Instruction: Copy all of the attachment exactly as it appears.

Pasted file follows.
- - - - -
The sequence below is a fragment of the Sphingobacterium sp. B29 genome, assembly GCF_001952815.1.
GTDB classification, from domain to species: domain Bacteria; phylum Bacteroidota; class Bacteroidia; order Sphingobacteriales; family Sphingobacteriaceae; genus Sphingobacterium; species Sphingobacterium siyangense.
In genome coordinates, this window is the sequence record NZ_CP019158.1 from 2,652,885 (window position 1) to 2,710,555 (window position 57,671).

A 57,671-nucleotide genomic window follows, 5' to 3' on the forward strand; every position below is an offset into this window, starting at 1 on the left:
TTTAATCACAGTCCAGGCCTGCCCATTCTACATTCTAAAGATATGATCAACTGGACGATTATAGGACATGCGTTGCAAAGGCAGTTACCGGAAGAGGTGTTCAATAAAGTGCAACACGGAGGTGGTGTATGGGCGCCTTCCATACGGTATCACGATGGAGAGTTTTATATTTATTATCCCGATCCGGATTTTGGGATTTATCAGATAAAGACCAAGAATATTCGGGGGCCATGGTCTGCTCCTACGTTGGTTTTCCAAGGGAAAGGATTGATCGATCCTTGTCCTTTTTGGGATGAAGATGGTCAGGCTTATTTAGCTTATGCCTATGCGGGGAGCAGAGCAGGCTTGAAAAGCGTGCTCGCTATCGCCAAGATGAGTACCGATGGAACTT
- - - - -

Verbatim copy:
The sequence below is a fragment of the Sphingobacterium sp. B29 genome, assembly GCF_001952815.1.
GTDB classification, from domain to species: domain Bacteria; phylum Bacteroidota; class Bacteroidia; order Sphingobacteriales; family Sphingobacteriaceae; genus Sphingobacterium; species Sphingobacterium siyangense.
In genome coordinates, this window is the sequence record NZ_CP019158.1 from 2,652,885 (window position 1) to 2,710,555 (window position 57,671).

A 57,671-nucleotide genomic window follows, 5' to 3' on the forward strand; every position below is an offset into this window, starting at 1 on the left:
TTTAATCACAGTCCAGGCCTGCCCATTCTACATTCTAAAGATATGATCAACTGGACGATTATAGGACATGCGTTGCAAAGGCAGTTACCGGAAGAGGTGTTCAATAAAGTGCAACACGGAGGTGGTGTATGGGCGCCTTCCATACGGTATCACGATGGAGAGTTTTATATTTATTATCCCGATCCGGATTTTGGGATTTATCAGATAAAGACCAAGAATATTCGGGGGCCATGGTCTGCTCCTACGTTGGTTTTCCAAGGGAAAGGATTGATCGATCCTTGTCCTTTTTGGGATGAAGATGGTCAGGCTTATTTAGCTTATGCCTATGCGGGGAGCAGAGCAGGCTTGAAAAGCGTGCTCGCTATCGCCAAGATGAGTACCGATGGAACTT